In myeloma, the prognostic impact of different strategies used to detect chromosome 13 deletion (Δ13) remains controversial. To address this, we compared conventional cytogenetics and interphase fluorescence in situ hybridization (iFISH) in a large multicenter study (n=794). The ability to obtain abnormal metaphases was associated with a poor prognosis, which was worse if Δ13, p53 deletion or t(4;14) was present, but only Δ13 remained significant on multivariate analysis. Patients with Δ13, by either cytogenetics or iFISH, had a poor prognosis. However, when cases with Δ13 detectable by both cytogenetics and iFISH were separated from those detected by iFISH only, the poor prognosis of iFISH-detectable Δ13 disappeared; their outcome matched that of patients with no detectable Δ13 (P=0.115). Addition of ploidy status to iFISH-Δ13 did not affect the prognostic value of the test. Indeed both cytogenetics and iFISH Δ13 divided both hyperdiploidy and nonhyperdiploidy into two groups with similar prognoses, indicating that the poor prognosis of ploidy is entirely due to its association with Δ13. We conclude that Δ13 detected by metaphase analysis is a critical prognostic factor in myeloma. Absence of Δ13, even in those patients yielding only normal or no metaphases, is associated with a relatively good prognosis.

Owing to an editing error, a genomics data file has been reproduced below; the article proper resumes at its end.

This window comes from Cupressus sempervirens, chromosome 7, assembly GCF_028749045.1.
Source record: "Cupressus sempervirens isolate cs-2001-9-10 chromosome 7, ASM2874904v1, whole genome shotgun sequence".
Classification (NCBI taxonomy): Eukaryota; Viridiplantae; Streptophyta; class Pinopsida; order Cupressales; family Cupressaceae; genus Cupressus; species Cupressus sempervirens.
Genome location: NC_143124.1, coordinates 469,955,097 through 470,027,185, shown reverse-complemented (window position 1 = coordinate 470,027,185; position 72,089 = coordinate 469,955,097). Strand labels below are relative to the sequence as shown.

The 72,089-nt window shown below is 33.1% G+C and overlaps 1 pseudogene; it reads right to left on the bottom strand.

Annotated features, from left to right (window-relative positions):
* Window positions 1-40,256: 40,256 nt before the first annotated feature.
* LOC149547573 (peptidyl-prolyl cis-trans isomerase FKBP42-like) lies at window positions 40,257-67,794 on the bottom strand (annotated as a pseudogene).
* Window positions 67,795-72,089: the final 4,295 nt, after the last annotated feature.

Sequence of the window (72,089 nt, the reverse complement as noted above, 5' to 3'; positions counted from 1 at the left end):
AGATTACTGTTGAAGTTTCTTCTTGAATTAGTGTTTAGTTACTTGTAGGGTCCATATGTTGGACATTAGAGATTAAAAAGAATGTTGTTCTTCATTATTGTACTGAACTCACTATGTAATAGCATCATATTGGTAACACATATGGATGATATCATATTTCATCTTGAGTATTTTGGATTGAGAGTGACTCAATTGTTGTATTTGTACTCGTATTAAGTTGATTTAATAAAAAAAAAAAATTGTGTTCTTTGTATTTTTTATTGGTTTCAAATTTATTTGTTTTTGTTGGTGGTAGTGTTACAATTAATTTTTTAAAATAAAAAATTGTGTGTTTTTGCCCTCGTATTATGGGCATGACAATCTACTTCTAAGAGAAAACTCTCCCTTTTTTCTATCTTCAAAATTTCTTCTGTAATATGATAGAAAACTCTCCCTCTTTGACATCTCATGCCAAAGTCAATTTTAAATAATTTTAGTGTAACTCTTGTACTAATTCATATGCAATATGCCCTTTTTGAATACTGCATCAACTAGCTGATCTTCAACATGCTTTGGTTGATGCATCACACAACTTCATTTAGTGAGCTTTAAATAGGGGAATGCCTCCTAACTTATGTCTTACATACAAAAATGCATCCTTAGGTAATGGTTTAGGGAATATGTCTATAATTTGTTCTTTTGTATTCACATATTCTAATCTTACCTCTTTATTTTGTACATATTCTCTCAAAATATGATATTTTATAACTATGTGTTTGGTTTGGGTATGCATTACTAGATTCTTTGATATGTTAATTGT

ASJC Scopus subject areas
- Cancer Research